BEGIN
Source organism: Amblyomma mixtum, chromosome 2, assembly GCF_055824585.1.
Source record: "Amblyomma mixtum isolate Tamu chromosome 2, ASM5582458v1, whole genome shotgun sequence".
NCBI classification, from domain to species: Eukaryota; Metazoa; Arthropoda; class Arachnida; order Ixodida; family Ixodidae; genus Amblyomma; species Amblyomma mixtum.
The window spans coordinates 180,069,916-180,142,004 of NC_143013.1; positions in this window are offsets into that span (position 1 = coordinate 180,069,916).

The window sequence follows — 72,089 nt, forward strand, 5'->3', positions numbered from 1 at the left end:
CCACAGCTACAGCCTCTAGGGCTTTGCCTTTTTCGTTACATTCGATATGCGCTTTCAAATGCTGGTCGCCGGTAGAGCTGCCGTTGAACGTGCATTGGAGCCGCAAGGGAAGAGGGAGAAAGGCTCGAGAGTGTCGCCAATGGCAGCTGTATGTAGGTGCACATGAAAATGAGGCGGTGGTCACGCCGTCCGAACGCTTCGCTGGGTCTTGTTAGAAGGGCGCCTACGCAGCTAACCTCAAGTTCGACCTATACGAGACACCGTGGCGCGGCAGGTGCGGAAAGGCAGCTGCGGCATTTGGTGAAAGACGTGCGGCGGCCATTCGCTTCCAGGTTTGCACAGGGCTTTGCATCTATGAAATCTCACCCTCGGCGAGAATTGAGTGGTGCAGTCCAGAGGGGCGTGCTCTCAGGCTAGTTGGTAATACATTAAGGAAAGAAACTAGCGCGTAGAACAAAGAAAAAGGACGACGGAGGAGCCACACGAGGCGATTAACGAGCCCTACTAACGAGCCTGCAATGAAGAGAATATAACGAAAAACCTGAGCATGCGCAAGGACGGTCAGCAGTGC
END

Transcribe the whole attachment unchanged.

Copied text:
Source organism: Amblyomma mixtum, chromosome 2, assembly GCF_055824585.1.
Source record: "Amblyomma mixtum isolate Tamu chromosome 2, ASM5582458v1, whole genome shotgun sequence".
NCBI classification, from domain to species: Eukaryota; Metazoa; Arthropoda; class Arachnida; order Ixodida; family Ixodidae; genus Amblyomma; species Amblyomma mixtum.
The window spans coordinates 180,069,916-180,142,004 of NC_143013.1; positions in this window are offsets into that span (position 1 = coordinate 180,069,916).

The window sequence follows — 72,089 nt, forward strand, 5'->3', positions numbered from 1 at the left end:
CCACAGCTACAGCCTCTAGGGCTTTGCCTTTTTCGTTACATTCGATATGCGCTTTCAAATGCTGGTCGCCGGTAGAGCTGCCGTTGAACGTGCATTGGAGCCGCAAGGGAAGAGGGAGAAAGGCTCGAGAGTGTCGCCAATGGCAGCTGTATGTAGGTGCACATGAAAATGAGGCGGTGGTCACGCCGTCCGAACGCTTCGCTGGGTCTTGTTAGAAGGGCGCCTACGCAGCTAACCTCAAGTTCGACCTATACGAGACACCGTGGCGCGGCAGGTGCGGAAAGGCAGCTGCGGCATTTGGTGAAAGACGTGCGGCGGCCATTCGCTTCCAGGTTTGCACAGGGCTTTGCATCTATGAAATCTCACCCTCGGCGAGAATTGAGTGGTGCAGTCCAGAGGGGCGTGCTCTCAGGCTAGTTGGTAATACATTAAGGAAAGAAACTAGCGCGTAGAACAAAGAAAAAGGACGACGGAGGAGCCACACGAGGCGATTAACGAGCCCTACTAACGAGCCTGCAATGAAGAGAATATAACGAAAAACCTGAGCATGCGCAAGGACGGTCAGCAGTGC